Date of Award

2014

Degree Type

Dissertation

Degree Name

Doctor of Philosophy (PhD)

Department

Mechanical Engineering

First Advisor

Arun Shukla

Abstract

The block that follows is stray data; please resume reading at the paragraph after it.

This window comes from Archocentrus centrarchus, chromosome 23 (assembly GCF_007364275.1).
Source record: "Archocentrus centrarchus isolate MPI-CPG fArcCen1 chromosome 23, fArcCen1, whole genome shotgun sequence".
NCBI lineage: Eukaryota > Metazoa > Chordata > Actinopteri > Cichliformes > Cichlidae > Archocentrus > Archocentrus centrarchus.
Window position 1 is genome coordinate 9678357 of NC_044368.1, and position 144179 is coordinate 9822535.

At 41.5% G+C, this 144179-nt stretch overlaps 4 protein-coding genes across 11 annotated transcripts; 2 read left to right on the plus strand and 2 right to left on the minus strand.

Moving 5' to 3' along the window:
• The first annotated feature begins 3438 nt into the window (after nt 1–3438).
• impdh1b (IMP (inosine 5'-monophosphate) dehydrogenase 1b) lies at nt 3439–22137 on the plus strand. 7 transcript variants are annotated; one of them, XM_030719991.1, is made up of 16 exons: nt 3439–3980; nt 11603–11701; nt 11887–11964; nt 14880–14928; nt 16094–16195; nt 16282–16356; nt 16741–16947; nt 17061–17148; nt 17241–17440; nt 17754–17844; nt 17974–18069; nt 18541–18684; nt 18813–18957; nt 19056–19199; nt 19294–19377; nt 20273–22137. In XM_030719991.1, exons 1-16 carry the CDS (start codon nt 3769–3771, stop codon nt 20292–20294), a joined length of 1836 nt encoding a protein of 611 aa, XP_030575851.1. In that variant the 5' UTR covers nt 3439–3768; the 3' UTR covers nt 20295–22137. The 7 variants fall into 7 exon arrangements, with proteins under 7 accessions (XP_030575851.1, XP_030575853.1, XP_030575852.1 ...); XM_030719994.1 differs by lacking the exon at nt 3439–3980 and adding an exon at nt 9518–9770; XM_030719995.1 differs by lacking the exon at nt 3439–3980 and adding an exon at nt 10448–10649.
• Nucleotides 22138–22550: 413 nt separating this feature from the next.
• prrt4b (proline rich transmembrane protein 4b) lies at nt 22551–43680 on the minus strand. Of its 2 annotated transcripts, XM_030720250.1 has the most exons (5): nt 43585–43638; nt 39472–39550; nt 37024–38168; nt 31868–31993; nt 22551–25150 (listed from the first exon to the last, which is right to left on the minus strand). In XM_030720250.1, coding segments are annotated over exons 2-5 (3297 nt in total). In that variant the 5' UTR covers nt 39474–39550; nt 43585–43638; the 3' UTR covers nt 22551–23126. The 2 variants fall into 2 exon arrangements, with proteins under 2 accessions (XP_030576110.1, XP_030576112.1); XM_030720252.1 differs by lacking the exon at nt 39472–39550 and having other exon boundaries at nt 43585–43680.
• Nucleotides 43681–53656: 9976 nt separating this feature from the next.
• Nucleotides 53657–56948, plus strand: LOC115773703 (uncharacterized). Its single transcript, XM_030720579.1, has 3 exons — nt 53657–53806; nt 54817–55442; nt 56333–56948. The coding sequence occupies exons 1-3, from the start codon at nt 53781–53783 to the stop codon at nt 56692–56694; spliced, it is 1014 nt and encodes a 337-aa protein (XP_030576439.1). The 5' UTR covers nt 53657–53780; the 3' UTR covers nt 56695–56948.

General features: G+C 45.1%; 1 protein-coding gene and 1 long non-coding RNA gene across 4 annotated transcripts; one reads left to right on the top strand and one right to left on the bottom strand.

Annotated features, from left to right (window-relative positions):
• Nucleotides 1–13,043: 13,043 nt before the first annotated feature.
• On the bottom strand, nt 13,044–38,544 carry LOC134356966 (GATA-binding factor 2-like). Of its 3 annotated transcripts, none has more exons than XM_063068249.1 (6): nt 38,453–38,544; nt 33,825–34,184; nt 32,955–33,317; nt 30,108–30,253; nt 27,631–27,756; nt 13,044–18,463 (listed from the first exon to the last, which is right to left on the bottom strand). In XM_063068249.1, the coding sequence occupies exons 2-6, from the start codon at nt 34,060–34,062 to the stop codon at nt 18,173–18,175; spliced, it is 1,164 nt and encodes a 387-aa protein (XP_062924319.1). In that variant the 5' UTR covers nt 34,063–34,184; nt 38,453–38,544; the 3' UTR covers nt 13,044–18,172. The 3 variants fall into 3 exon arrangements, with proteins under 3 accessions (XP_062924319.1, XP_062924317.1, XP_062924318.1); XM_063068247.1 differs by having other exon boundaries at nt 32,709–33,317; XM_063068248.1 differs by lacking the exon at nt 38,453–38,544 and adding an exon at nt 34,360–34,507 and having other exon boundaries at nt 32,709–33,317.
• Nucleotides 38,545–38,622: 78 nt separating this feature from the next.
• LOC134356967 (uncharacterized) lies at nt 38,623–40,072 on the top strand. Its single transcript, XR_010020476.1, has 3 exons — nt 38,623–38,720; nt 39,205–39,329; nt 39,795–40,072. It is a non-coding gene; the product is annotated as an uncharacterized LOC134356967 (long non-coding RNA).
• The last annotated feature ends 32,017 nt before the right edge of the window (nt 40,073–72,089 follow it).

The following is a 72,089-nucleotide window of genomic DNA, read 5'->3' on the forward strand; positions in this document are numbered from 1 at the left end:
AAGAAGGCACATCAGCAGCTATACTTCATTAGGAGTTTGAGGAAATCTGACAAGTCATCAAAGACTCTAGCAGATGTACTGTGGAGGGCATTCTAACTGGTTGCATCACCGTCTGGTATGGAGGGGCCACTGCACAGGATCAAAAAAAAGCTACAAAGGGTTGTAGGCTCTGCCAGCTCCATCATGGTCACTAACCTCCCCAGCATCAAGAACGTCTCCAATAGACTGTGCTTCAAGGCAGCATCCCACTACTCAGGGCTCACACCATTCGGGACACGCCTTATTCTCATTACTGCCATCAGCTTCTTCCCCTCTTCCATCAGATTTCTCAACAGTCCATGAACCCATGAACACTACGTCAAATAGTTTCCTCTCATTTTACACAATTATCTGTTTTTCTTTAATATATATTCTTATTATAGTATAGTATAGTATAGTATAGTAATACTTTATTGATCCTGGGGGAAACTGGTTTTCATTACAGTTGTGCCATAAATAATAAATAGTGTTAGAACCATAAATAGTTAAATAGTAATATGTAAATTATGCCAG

The importance of nanotechnology in the world has dramatically increased in the recent years as miniaturization has become more important in areas such as computing, sensing, biomedicine and many others. Advancements in these disciplines depend largely on the ability to synthesize nanoparticles of various shapes and sizes, as well as to assemble them efficiently into complex architectures. Currently, materials reinforced with nanoparticles have an enormous range of applications owing to their superb mechanical and physical properties. More specifically, recent progress has shown that using inorganic nanomaterials as fillers in polymer/inorganic composites has tremendous application potential in automotive, aerospace, construction and electronics industries. If properly incorporated into a polymeric matrix, conductive nanofillers such as carbon nanotubes (CNTs) and graphene can be assembled into a three-dimensional electrical network. Furthermore, these highly intricate networks can be utilized as an internal sensory mechanism capable of detecting information such as material deformation and various forms of damage. Fundamental investigation into the mechanical and electrical properties of nanomaterial-based polymer composites when subjected to loading is paramount before they can be incorporated into high performance applications. For this purpose, a comprehensive study was conducted to understand the electro-mechanical behavior of both CNT-based and graphene-based composites under static and dynamic loading conditions. Moreover, novel strategies were developed to produce designer graphene-based composites that possess tailored transport and mechanical properties. A series of dynamic compressive experiments were performed to experimentally investigate the electrical response of multi-wall carbon nanotube (MWCNT) reinforced epoxy nanocomposites subjected to split Hopkinson pressure bar (SHPB) loading. Low-resistance CNT/epoxy specimens were fabricated using a combination of shear mixing and ultrasonication. Utilizing the carbon nanotube network within, the electrical resistance of the nanocomposites was monitored using a high-resolution four-point probe method during each compressive loading event. In addition, real-time deformation images were captured using high-speed photography. The percent change in resistance was correlated to both strain and real-time damage. The results were then compared to previous work conducted by the authors (quasi-static and drop-weight impact) in order to elucidate the strain rate sensitivity on the electrical behavior of the material. In addition, the percent change in conductivity was determined using a Taylor expansion model to investigate the electrical response based upon both dimensional change as well as resistivity change during mechanical loading within the elastic regime. Experimental findings indicate that the electrical resistance is a function of both the strain and deformation mechanisms induced by the loading. The bulk electrical resistance of the nanocomposites exhibited an overall decrease of 40- 65% for quasi-static and drop-weight experiments and 65-85% for SHPB experiments. An experimental investigation was conducted to understand the electromechanical response of graphene reinforced polystyrene composites under static and dynamic loading. Graphene-polystyrene composites were fabricated using a solution mixing approach followed by hot-pressing. Absolute resistance values were measured with a high-resolution four-point probe method for both quasi-static and dynamic loading. A modified split Hopkinson (Kolsky) pressure bar apparatus, capable of simultaneous mechanical and electrical characterization, was developed and implemented to investigate the dynamic electro-mechanical response of the composites. In addition to measuring the change in electrical resistance as well as the dynamic constitutive behavior, real-time surface damage and global deformation was captured using high-speed photography. The real-time damage was correlated to both stress-strain and percent change in resistance profiles. The experimental findings indicate that the bulk electrical resistance of the composite increased significantly due to the brittle nature of the polystyrene matrix and the presence of relative agglomerations of graphene platelets which resulted in micro-crack formations. A novel capillary-driven particle-level templating technique along with hot melt pressing was developed and utilized to disperse few-layer graphene (FLG) flakes within a polystyrene matrix to enhance the electrical conductivity of the polymer. The conducting pathways provided by the graphene located at the particle surfaces through contact of the bounding surfaces allow percolation at a loading of less than 0.01% by volume. This method of distributing graphene within a matrix overcomes the need to disperse the sheet-like conducting fillers isotropically within the polymer, and can be scaled up easily. The novel capillary-driven particle-level templating technique was then extended to allow for distribution of conductive sheet-like particles, such as graphite nanoplatelets (GNPs) into specially constructed architectures throughout a polystyrene matrix to form multi-functional composites with tailored electro-mechanical properties. By precisely controlling the temperature and pressure during a melt compression process, highly conductive segregated composites were formed using very low loadings of graphene particles. Since the graphene flakes form a honeycomb percolating network along the boundaries between the polymer matrix particles, the composites show very high electrical conductivity but poor mechanical strength. To improve the mechanical properties, a new processing technique was developed that uses rotary shear through fixed angles to gradually evolve the honeycomb graphene network into a concentric band structure over the dimensions of the sample. An experimental investigation was conducted to understand the effect of GNP loading as well as the rotary shear angle on the mechanical strength and electrical conductivity of the composites. The experimental results show that both the electrical and mechanical properties of the composites are significantly altered using this very simple technique, which allows rational co-optimization of competing mechanical and electrical performance as appropriate for a given target application . Flexible multi-functional composites with tailored electro-mechanical properties were produced using a modified capillary-driven particle-level templating technique. A fixed-angle rotary shear technique was utilized during the melt compression process to distribute GNPs into specially constructed architectures throughout a styrenebutadiene matrix. An experimental investigation was conducted to understand the effect of GNP loading as well as rotary shear angle on the mechanical strength and electrical conductivity of the composites. The experimental results show that this technique can be used to produce flexible composites that possess exceptional conductivity while still maintaining the salient mechanical characteristics the copolymer has to offer.